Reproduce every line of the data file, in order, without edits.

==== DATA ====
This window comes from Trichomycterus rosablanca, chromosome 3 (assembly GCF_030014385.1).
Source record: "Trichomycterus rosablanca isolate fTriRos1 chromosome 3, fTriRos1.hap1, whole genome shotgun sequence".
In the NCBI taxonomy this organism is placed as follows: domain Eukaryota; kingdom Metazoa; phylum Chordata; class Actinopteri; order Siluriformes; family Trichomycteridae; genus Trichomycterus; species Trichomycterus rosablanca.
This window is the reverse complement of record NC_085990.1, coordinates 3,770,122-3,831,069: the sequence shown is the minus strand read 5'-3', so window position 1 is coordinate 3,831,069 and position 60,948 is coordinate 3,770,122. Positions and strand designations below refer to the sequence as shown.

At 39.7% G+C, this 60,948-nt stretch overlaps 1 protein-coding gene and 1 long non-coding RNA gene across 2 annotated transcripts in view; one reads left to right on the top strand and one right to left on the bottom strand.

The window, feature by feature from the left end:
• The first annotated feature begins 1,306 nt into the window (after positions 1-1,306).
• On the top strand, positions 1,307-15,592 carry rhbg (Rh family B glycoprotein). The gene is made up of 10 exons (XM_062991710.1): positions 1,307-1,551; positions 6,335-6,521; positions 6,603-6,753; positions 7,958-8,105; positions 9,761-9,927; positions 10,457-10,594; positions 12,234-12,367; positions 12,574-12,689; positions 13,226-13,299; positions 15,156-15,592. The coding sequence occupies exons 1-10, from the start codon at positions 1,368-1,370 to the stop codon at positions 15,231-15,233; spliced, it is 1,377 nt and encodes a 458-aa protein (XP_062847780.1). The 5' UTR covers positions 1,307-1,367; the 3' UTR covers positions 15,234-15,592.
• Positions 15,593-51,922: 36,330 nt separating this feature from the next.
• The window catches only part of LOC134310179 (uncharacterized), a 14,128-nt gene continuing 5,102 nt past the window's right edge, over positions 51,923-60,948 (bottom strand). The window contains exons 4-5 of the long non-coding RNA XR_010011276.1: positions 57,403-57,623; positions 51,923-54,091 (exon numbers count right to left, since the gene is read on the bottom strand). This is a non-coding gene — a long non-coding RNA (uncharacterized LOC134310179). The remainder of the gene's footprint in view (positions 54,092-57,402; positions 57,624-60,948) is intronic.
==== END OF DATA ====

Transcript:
This window comes from Trichomycterus rosablanca, chromosome 3 (assembly GCF_030014385.1).
Source record: "Trichomycterus rosablanca isolate fTriRos1 chromosome 3, fTriRos1.hap1, whole genome shotgun sequence".
In the NCBI taxonomy this organism is placed as follows: domain Eukaryota; kingdom Metazoa; phylum Chordata; class Actinopteri; order Siluriformes; family Trichomycteridae; genus Trichomycterus; species Trichomycterus rosablanca.
This window is the reverse complement of record NC_085990.1, coordinates 3,770,122-3,831,069: the sequence shown is the minus strand read 5'-3', so window position 1 is coordinate 3,831,069 and position 60,948 is coordinate 3,770,122. Positions and strand designations below refer to the sequence as shown.

At 39.7% G+C, this 60,948-nt stretch overlaps 1 protein-coding gene and 1 long non-coding RNA gene across 2 annotated transcripts in view; one reads left to right on the top strand and one right to left on the bottom strand.

The window, feature by feature from the left end:
• The first annotated feature begins 1,306 nt into the window (after positions 1-1,306).
• On the top strand, positions 1,307-15,592 carry rhbg (Rh family B glycoprotein). The gene is made up of 10 exons (XM_062991710.1): positions 1,307-1,551; positions 6,335-6,521; positions 6,603-6,753; positions 7,958-8,105; positions 9,761-9,927; positions 10,457-10,594; positions 12,234-12,367; positions 12,574-12,689; positions 13,226-13,299; positions 15,156-15,592. The coding sequence occupies exons 1-10, from the start codon at positions 1,368-1,370 to the stop codon at positions 15,231-15,233; spliced, it is 1,377 nt and encodes a 458-aa protein (XP_062847780.1). The 5' UTR covers positions 1,307-1,367; the 3' UTR covers positions 15,234-15,592.
• Positions 15,593-51,922: 36,330 nt separating this feature from the next.
• The window catches only part of LOC134310179 (uncharacterized), a 14,128-nt gene continuing 5,102 nt past the window's right edge, over positions 51,923-60,948 (bottom strand). The window contains exons 4-5 of the long non-coding RNA XR_010011276.1: positions 57,403-57,623; positions 51,923-54,091 (exon numbers count right to left, since the gene is read on the bottom strand). This is a non-coding gene — a long non-coding RNA (uncharacterized LOC134310179). The remainder of the gene's footprint in view (positions 54,092-57,402; positions 57,624-60,948) is intronic.